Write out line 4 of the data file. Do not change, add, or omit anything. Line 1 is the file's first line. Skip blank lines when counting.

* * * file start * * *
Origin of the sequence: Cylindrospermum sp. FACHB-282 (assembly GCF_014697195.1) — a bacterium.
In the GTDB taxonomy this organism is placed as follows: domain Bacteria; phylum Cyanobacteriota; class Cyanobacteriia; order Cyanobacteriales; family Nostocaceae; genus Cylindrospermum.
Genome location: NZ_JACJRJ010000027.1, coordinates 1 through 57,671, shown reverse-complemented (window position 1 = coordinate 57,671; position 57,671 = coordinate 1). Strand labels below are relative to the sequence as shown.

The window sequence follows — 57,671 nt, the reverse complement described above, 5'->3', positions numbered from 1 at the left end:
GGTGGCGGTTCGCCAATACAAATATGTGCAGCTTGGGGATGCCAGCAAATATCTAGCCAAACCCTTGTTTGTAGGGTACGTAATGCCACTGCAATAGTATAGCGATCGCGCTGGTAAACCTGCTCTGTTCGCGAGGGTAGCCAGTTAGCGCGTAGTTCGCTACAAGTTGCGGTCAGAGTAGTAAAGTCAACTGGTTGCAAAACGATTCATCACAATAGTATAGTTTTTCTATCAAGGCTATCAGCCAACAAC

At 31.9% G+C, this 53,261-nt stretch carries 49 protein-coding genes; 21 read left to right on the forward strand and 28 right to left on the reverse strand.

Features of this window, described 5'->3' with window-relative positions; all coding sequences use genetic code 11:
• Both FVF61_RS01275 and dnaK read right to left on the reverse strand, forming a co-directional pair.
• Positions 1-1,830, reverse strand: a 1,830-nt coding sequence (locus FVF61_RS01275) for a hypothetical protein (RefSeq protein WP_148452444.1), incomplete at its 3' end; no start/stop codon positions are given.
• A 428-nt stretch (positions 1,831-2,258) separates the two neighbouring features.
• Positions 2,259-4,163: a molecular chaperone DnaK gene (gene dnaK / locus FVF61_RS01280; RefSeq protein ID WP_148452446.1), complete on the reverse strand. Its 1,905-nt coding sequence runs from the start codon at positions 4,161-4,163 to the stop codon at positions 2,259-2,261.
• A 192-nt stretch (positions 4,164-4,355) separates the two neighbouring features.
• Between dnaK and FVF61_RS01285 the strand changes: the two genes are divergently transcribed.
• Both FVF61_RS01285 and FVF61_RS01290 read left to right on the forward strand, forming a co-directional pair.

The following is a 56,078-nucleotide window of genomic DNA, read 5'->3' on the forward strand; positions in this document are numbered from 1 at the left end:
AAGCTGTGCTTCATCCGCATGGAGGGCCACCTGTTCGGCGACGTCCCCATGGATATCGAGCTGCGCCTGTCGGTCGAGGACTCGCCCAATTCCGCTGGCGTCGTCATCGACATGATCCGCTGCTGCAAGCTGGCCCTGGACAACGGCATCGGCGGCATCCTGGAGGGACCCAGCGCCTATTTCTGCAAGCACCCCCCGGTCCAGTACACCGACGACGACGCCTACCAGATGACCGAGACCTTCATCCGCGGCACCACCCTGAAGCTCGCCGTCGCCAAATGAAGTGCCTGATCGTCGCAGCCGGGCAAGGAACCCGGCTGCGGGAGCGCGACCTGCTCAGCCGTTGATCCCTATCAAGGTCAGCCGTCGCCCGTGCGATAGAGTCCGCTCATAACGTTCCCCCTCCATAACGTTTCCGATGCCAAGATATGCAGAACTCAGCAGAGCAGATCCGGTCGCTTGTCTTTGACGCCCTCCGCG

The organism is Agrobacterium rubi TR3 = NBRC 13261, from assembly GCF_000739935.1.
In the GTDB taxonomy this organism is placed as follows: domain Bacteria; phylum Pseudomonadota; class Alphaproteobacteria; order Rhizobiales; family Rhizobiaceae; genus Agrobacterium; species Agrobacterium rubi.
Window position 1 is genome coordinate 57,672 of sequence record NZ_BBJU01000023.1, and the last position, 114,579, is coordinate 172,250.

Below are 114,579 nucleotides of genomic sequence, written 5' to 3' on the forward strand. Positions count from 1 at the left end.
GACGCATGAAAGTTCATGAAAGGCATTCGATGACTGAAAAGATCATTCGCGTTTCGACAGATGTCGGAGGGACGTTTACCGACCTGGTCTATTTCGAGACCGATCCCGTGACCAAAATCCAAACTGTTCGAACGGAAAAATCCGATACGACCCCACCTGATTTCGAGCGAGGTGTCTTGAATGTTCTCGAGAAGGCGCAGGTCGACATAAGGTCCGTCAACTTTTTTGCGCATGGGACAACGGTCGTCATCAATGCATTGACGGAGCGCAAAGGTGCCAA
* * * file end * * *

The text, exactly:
The window sequence follows — 57,671 nt, the reverse complement described above, 5'->3', positions numbered from 1 at the left end: